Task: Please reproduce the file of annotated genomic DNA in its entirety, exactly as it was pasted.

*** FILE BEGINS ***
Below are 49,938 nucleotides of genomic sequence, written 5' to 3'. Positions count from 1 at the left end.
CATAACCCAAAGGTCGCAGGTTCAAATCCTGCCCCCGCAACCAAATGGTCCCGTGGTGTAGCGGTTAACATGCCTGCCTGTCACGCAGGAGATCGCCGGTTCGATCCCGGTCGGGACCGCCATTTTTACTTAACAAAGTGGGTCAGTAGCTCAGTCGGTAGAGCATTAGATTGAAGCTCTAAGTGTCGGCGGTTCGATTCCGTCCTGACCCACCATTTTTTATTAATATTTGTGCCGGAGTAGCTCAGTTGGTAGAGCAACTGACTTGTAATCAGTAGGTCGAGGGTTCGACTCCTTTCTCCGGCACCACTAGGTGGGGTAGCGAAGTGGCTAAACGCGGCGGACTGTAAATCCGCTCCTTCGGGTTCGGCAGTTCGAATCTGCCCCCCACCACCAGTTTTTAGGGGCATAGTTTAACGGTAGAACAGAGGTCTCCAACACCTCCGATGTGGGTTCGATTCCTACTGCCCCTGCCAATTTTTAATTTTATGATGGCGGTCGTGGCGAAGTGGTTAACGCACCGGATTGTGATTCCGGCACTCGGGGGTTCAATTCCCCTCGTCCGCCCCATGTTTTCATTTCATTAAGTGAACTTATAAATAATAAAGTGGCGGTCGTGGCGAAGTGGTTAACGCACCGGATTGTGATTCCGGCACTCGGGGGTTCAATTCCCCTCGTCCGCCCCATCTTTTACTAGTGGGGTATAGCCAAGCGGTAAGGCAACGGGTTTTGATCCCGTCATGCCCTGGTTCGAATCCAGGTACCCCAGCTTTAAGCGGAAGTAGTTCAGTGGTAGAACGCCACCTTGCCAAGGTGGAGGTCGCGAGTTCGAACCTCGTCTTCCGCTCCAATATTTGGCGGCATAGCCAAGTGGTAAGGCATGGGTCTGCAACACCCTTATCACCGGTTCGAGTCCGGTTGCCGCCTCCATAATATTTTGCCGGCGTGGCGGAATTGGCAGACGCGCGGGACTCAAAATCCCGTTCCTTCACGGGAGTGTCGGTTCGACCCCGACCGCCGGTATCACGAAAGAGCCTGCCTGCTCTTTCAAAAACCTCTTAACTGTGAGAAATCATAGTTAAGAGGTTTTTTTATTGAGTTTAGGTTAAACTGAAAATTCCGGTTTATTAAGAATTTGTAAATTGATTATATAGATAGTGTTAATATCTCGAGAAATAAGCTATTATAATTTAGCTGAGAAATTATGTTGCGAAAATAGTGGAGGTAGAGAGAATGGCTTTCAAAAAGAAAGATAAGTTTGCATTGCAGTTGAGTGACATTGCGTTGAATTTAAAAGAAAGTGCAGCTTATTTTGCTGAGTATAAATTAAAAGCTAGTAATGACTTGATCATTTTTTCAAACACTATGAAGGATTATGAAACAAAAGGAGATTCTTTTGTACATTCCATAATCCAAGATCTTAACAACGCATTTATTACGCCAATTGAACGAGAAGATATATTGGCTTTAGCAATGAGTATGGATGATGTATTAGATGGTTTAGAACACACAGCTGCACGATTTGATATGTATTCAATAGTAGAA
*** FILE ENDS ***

Below are 49,938 nucleotides of genomic sequence, written 5' to 3'. Positions count from 1 at the left end.
CATAACCCAAAGGTCGCAGGTTCAAATCCTGCCCCCGCAACCAAATGGTCCCGTGGTGTAGCGGTTAACATGCCTGCCTGTCACGCAGGAGATCGCCGGTTCGATCCCGGTCGGGACCGCCATTTTTACTTAACAAAGTGGGTCAGTAGCTCAGTCGGTAGAGCATTAGATTGAAGCTCTAAGTGTCGGCGGTTCGATTCCGTCCTGACCCACCATTTTTTATTAATATTTGTGCCGGAGTAGCTCAGTTGGTAGAGCAACTGACTTGTAATCAGTAGGTCGAGGGTTCGACTCCTTTCTCCGGCACCACTAGGTGGGGTAGCGAAGTGGCTAAACGCGGCGGACTGTAAATCCGCTCCTTCGGGTTCGGCAGTTCGAATCTGCCCCCCACCACCAGTTTTTAGGGGCATAGTTTAACGGTAGAACAGAGGTCTCCAACACCTCCGATGTGGGTTCGATTCCTACTGCCCCTGCCAATTTTTAATTTTATGATGGCGGTCGTGGCGAAGTGGTTAACGCACCGGATTGTGATTCCGGCACTCGGGGGTTCAATTCCCCTCGTCCGCCCCATGTTTTCATTTCATTAAGTGAACTTATAAATAATAAAGTGGCGGTCGTGGCGAAGTGGTTAACGCACCGGATTGTGATTCCGGCACTCGGGGGTTCAATTCCCCTCGTCCGCCCCATCTTTTACTAGTGGGGTATAGCCAAGCGGTAAGGCAACGGGTTTTGATCCCGTCATGCCCTGGTTCGAATCCAGGTACCCCAGCTTTAAGCGGAAGTAGTTCAGTGGTAGAACGCCACCTTGCCAAGGTGGAGGTCGCGAGTTCGAACCTCGTCTTCCGCTCCAATATTTGGCGGCATAGCCAAGTGGTAAGGCATGGGTCTGCAACACCCTTATCACCGGTTCGAGTCCGGTTGCCGCCTCCATAATATTTTGCCGGCGTGGCGGAATTGGCAGACGCGCGGGACTCAAAATCCCGTTCCTTCACGGGAGTGTCGGTTCGACCCCGACCGCCGGTATCACGAAAGAGCCTGCCTGCTCTTTCAAAAACCTCTTAACTGTGAGAAATCATAGTTAAGAGGTTTTTTTATTGAGTTTAGGTTAAACTGAAAATTCCGGTTTATTAAGAATTTGTAAATTGATTATATAGATAGTGTTAATATCTCGAGAAATAAGCTATTATAATTTAGCTGAGAAATTATGTTGCGAAAATAGTGGAGGTAGAGAGAATGGCTTTCAAAAAGAAAGATAAGTTTGCATTGCAGTTGAGTGACATTGCGTTGAATTTAAAAGAAAGTGCAGCTTATTTTGCTGAGTATAAATTAAAAGCTAGTAATGACTTGATCATTTTTTCAAACACTATGAAGGATTATGAAACAAAAGGAGATTCTTTTGTACATTCCATAATCCAAGATCTTAACAACGCATTTATTACGCCAATTGAACGAGAAGATATATTGGCTTTAGCAATGAGTATGGATGATGTATTAGATGGTTTAGAACACACAGCTGCACGATTTGATATGTATTCAATAGTAGAA